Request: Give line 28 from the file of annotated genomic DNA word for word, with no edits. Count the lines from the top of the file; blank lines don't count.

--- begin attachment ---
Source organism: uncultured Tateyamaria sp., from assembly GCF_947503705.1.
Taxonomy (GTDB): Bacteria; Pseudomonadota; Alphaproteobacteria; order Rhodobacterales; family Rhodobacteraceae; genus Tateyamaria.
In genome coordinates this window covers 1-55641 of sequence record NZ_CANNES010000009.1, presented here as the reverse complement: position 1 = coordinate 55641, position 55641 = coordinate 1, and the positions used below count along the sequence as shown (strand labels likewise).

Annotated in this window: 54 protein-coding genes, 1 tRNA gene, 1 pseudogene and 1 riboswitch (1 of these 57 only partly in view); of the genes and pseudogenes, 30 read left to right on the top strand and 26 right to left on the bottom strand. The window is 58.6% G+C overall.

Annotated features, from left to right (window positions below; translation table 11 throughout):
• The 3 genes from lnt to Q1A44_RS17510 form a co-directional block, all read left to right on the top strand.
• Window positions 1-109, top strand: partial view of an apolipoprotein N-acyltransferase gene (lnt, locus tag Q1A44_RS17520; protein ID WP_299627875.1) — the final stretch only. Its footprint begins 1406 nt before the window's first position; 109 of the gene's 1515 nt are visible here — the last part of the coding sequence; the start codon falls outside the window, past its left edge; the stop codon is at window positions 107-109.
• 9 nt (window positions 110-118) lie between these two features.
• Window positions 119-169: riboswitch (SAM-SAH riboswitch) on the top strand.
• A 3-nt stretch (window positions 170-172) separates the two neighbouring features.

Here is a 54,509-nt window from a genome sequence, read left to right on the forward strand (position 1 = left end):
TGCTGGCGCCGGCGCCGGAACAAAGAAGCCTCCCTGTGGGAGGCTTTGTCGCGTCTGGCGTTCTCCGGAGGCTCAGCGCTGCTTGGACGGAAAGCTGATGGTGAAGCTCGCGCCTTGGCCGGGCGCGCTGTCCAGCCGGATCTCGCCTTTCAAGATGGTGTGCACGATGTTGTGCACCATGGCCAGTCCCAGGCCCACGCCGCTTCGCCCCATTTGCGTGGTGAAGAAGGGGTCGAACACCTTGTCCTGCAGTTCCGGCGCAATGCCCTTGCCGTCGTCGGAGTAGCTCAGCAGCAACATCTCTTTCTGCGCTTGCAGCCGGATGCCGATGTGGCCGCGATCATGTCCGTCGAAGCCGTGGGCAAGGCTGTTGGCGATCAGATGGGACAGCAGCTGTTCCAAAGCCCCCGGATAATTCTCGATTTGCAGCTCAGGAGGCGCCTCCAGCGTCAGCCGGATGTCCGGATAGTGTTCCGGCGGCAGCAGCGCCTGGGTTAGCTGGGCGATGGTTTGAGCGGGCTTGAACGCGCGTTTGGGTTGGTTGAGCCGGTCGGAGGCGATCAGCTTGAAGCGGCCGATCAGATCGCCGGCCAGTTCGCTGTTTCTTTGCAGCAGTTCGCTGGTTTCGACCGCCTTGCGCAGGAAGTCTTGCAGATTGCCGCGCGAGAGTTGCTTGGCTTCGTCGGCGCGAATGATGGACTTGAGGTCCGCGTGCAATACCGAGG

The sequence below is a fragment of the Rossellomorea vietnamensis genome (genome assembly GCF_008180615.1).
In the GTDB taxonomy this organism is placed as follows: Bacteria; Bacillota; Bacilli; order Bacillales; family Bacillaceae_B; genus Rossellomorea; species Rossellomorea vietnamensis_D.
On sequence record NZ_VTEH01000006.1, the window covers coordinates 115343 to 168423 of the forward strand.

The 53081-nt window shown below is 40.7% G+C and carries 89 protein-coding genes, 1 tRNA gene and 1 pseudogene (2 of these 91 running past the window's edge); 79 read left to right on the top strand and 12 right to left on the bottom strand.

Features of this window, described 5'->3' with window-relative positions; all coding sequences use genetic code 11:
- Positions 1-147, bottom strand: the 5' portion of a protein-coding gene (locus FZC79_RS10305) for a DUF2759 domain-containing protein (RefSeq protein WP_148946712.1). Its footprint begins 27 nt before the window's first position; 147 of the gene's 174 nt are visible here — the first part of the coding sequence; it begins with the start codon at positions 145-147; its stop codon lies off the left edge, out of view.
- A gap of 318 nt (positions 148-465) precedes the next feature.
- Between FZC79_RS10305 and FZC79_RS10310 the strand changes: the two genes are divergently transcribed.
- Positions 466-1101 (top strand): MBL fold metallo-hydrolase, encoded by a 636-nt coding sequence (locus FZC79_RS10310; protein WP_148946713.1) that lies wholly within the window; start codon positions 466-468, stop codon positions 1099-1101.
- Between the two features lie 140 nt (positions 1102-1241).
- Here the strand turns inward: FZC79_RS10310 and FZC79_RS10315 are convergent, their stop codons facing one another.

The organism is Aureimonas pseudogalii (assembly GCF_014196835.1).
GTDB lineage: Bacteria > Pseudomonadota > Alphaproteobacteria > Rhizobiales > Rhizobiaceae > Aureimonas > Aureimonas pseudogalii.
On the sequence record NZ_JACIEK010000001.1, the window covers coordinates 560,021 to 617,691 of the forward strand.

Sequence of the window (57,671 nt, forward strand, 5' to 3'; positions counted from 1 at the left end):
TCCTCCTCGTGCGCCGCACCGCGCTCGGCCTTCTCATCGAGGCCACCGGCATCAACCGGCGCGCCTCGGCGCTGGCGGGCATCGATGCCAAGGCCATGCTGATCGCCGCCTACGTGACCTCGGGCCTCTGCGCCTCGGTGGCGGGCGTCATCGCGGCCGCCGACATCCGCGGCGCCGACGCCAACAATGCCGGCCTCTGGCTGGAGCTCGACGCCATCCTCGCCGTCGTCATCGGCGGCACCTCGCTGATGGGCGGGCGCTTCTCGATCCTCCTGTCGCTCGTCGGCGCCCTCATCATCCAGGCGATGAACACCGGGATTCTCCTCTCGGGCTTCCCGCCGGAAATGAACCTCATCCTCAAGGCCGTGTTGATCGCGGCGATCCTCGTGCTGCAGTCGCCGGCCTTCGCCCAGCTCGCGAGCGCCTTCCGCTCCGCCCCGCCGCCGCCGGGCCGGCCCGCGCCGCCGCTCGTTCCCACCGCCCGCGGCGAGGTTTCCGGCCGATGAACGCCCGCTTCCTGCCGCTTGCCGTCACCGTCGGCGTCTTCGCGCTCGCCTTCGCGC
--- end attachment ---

TCCTCCTCGTGCGCCGCACCGCGCTCGGCCTTCTCATCGAGGCCACCGGCATCAACCGGCGCGCCTCGGCGCTGGCGGGCATCGATGCCAAGGCCATGCTGATCGCCGCCTACGTGACCTCGGGCCTCTGCGCCTCGGTGGCGGGCGTCATCGCGGCCGCCGACATCCGCGGCGCCGACGCCAACAATGCCGGCCTCTGGCTGGAGCTCGACGCCATCCTCGCCGTCGTCATCGGCGGCACCTCGCTGATGGGCGGGCGCTTCTCGATCCTCCTGTCGCTCGTCGGCGCCCTCATCATCCAGGCGATGAACACCGGGATTCTCCTCTCGGGCTTCCCGCCGGAAATGAACCTCATCCTCAAGGCCGTGTTGATCGCGGCGATCCTCGTGCTGCAGTCGCCGGCCTTCGCCCAGCTCGCGAGCGCCTTCCGCTCCGCCCCGCCGCCGCCGGGCCGGCCCGCGCCGCCGCTCGTTCCCACCGCCCGCGGCGAGGTTTCCGGCCGATGAACGCCCGCTTCCTGCCGCTTGCCGTCACCGTCGGCGTCTTCGCGCTCGCCTTCGCGC